Proletarian revolution

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A proletarian revolution is a social revolution in which the working class attempts to overthrow the bourgeoisie. Proletarian revolutions are generally advocated by socialists, communists and anarchists.

The concept of a revolutionary proletariat was first put forward by the French revolutionary socialist and radical Auguste Blanqui.[1] Marxists believe proletarian revolutions can and will likely happen in all capitalist countries, related to the concept of world revolution.

The Leninist branch of Marxism argues that a proletarian revolution must be led by a vanguard of "professional revolutionaries", men and women who are fully dedicated to the communist cause and who form the nucleus of the communist revolutionary movement. This vanguard is meant to provide leadership and organization to the working class before and during the revolution, which aims to prevent the government from successfully ending it.[2]

Other Marxists such as Luxemburgists disagree with the Leninist idea of a vanguard and insist that the entire working class—or at least a large part of it—must be deeply involved and equally committed to the socialist or communist cause in order for a proletarian revolution to be successful. To this end, they seek to build mass working class movements with a very large membership.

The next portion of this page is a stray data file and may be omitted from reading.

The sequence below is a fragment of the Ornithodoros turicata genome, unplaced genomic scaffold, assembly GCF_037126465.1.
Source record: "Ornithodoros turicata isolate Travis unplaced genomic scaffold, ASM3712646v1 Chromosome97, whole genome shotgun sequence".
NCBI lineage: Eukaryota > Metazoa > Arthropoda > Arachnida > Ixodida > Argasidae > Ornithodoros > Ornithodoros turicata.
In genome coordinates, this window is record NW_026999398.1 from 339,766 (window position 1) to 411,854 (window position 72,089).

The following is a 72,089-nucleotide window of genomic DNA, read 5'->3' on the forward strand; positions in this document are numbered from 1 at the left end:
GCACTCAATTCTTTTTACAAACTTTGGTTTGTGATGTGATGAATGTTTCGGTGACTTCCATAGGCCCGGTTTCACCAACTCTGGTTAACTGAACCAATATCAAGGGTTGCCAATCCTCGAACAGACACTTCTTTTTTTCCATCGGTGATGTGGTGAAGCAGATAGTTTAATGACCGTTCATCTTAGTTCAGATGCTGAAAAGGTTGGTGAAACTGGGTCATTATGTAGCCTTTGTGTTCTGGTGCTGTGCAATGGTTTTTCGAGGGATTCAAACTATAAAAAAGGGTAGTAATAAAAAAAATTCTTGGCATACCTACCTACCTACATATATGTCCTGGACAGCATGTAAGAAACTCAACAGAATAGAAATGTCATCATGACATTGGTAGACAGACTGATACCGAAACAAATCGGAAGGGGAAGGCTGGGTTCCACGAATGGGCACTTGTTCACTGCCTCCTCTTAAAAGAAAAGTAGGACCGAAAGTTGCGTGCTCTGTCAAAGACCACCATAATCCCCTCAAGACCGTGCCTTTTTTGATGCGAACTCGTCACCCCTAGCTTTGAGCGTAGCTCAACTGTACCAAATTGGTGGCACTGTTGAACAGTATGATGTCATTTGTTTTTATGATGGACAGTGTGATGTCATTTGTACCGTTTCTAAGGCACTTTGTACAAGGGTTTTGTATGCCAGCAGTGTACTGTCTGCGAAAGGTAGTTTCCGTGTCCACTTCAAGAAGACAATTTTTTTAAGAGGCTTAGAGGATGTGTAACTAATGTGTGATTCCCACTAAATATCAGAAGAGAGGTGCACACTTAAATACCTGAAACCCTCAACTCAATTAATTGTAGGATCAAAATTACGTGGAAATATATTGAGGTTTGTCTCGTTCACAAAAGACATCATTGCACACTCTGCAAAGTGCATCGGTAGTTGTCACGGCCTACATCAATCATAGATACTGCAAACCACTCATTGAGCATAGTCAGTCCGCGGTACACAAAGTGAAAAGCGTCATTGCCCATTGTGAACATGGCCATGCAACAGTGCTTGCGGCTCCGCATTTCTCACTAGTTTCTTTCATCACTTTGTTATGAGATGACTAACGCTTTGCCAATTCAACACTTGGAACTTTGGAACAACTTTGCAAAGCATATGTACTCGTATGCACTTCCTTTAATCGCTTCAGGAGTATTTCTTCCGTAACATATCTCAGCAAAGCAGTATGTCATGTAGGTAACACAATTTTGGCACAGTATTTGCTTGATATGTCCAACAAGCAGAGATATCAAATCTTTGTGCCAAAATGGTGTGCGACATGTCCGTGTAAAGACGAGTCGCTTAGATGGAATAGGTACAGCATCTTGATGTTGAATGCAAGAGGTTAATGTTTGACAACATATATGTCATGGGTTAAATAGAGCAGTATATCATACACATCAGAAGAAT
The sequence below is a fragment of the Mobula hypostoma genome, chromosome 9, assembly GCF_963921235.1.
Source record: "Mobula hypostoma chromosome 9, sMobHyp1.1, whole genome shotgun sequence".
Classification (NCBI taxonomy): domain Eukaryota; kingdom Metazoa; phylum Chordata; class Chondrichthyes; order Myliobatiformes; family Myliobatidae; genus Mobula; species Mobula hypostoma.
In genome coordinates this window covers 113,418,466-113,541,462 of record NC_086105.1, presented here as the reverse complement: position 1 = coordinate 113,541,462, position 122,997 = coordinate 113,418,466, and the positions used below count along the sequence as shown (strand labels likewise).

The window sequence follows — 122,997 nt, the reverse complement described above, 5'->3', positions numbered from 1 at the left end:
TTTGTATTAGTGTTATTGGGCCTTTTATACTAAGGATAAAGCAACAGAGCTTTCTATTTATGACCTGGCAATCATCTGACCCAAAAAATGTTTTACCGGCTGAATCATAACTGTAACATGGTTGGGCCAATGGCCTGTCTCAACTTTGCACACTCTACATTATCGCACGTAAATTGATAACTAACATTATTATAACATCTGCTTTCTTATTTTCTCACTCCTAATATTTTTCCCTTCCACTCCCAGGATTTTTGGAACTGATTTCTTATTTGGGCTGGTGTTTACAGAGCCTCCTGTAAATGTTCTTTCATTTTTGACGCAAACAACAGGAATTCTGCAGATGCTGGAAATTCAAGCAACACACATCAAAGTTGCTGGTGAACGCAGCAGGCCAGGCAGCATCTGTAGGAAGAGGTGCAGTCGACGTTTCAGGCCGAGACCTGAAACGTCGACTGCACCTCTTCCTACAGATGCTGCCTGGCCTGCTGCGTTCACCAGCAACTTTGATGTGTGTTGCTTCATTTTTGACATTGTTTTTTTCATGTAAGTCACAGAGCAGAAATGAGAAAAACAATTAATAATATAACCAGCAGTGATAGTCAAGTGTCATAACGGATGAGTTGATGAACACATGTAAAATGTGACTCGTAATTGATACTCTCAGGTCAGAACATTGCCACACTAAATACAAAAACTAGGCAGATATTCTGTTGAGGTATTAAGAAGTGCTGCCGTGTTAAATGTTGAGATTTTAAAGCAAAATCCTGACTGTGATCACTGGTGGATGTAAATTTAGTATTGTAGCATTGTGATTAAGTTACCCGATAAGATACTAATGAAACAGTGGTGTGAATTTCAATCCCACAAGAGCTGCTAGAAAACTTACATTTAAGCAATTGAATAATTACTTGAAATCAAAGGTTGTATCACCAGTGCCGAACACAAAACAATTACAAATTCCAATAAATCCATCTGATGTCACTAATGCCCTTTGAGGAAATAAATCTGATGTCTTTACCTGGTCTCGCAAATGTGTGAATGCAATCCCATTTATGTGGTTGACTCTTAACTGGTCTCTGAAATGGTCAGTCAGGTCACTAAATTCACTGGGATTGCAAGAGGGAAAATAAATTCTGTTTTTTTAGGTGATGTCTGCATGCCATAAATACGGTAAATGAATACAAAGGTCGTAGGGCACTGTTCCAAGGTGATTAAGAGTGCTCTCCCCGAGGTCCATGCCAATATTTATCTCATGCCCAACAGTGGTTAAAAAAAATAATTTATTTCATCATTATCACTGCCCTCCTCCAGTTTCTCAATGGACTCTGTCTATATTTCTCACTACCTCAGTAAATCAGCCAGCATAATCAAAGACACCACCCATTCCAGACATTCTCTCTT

Finally, there are socialist anarchists and libertarian socialists. Their view is that the revolution must be a bottom-up social revolution which seeks to transform all aspects of society and the individuals which make up the society (see Asturian Revolution and Revolutionary Catalonia). Alexander Berkman said "there are revolutions and revolutions. Some revolutions change only the governmental form by putting a new set of rulers in place of the old. These are political revolutions, and as such they often meet with little resistance. But a revolution that aims to abolish the entire system of wage slavery must also do away with the power of one class to oppress another. That is, it is not any more a mere change of rulers, of government, not a political revolution, but one that seeks to alter the whole character of society. That would be a social revolution".[3]

See also[edit]


  1. ^ William James Blake (1939). An American Looks at Karl Marx. Cordon Company. p. 622.
  2. ^ Vladimir Lenin (1918). The Proletarian Revolution and the Renegade Kautsky.
  3. ^ Alexander Berkman (1929). Now and After: The ABC of Communist Anarchism. Chapter 25.